If you have looked at any ranch real estate over the past few years, you have probably seen MapRight before. It has taken our industry by storm, and we use it for an array of purposes. I have found that it has personal applications for landowners as well. You can build custom maps and apply layers and labels to locations on your ranch. I use it to map out yearly plans for projects I want to complete, and it helps me get a big picture of tasks and inspires me to work on neglected areas. I enjoy sitting down with clients during the buying process to map out ideas on transforming land and adding impactful value over the investment life. I have seen clients transform some pretty raw acreage into beautiful ranches because we could build a visual plan together that helped them picture their desires. If you have no desire to geek out on map building but would like a high-resolution boundary map of your place, please reach out.
If you have ever walked into a friend’s ranch house and seen a large ranch map blown up on the wall and found yourself drawn to it, you will like this tool. Hunterra is more of a one-time tool but is worth checking out. It is another mapping tool, but the standout feature this platform offers is printing large maps. One of my favorite options is the magnetic map. If you are entertaining a lot and want to assign guests to specific hunting spots, you can place color-coded magnetic markers on each guest’s designated site. This gives you and guests a clear picture of where everyone is in the field. They also make some pretty cool waterproof maps to keep on hand in the Polaris or hand out to hunters if someone ventures off to track down a downed animal and needs to tell you where they are.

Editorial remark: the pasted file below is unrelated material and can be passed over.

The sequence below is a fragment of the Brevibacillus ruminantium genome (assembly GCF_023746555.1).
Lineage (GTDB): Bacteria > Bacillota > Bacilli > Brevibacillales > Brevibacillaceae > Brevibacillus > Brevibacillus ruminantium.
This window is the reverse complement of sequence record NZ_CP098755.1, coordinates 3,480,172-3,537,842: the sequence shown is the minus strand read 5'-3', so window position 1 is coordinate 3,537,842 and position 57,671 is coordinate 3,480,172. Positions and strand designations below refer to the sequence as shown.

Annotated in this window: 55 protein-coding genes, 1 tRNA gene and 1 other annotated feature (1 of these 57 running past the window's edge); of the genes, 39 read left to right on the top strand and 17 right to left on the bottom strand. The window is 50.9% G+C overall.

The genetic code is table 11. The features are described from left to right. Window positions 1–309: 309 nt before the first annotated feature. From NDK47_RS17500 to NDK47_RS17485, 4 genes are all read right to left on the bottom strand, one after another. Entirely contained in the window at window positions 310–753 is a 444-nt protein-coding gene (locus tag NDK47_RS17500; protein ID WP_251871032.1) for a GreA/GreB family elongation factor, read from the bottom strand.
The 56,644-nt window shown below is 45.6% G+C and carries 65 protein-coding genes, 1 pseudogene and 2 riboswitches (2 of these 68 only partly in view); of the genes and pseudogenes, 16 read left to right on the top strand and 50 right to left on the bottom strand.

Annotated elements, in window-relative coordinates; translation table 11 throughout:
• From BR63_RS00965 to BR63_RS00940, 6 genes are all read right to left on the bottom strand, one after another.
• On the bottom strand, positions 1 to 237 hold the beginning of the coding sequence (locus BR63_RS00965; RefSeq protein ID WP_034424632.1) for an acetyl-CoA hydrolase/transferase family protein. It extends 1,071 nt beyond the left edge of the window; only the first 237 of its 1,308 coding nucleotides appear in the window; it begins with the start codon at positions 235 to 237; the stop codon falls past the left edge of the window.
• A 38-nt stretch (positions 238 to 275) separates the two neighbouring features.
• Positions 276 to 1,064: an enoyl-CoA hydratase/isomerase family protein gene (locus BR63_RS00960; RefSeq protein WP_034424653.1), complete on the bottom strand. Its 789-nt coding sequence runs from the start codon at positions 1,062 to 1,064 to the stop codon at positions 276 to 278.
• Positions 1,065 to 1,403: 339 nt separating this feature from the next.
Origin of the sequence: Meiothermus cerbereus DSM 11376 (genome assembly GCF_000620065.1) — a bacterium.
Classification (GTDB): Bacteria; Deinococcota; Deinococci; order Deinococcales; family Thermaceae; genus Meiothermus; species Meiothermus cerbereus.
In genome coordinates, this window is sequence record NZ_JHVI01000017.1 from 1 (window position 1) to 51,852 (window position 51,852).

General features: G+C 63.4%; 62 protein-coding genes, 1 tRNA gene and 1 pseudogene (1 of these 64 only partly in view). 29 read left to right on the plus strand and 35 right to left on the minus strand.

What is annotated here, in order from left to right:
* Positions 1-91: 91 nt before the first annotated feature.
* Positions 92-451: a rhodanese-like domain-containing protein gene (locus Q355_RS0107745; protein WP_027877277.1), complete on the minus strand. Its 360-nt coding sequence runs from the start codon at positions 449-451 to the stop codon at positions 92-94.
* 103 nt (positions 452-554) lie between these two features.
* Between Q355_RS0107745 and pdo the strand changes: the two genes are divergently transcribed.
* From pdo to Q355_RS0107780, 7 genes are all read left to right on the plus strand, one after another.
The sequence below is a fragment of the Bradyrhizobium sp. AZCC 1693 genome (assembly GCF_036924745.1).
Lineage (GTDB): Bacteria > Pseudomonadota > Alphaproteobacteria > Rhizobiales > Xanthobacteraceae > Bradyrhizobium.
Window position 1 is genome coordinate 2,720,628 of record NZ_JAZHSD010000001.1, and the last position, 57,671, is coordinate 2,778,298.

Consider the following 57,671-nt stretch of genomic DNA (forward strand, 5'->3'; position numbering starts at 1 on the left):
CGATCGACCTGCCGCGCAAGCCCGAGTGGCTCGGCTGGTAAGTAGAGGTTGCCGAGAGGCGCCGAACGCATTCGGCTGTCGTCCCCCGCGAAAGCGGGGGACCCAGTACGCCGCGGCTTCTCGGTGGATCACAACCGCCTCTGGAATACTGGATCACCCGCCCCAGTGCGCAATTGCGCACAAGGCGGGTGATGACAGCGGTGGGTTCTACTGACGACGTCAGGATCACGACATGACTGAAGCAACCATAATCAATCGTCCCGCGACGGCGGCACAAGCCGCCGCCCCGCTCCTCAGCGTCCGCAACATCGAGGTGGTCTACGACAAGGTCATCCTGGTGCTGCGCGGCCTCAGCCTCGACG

When I was a kid, I remember trail cameras used to look like a large pelican case you strapped to the tree, and then you had to set up an external solar panel to keep it from dying. It has been pretty amazing to see the advancements in that arena. The company that has come out of nowhere in the last few years is Spypoint cameras. I love Spypoint for how inexpensive they are, the ease of setup, and their solid app. There are higher quality, more expensive options out there, but for $100 and a low-cost monthly subscription, it is nice to be able to put a lot of cameras out and not worry about them. I have been impressed with their battery life and durability, and it is enjoyable to get daily picture downloads to your phone. I can track wildlife movement on specific trails during the rut or monitor vegetation growth on my duck unit during the spring. These cell cameras are also great for ranch security, and some clients have higher image quality cameras at their front gate. They get a notification as soon as someone pulls in, and it immediately gives you a clear picture of the driver, license plate, and make of the vehicle. You can imagine the endless applications for these cameras.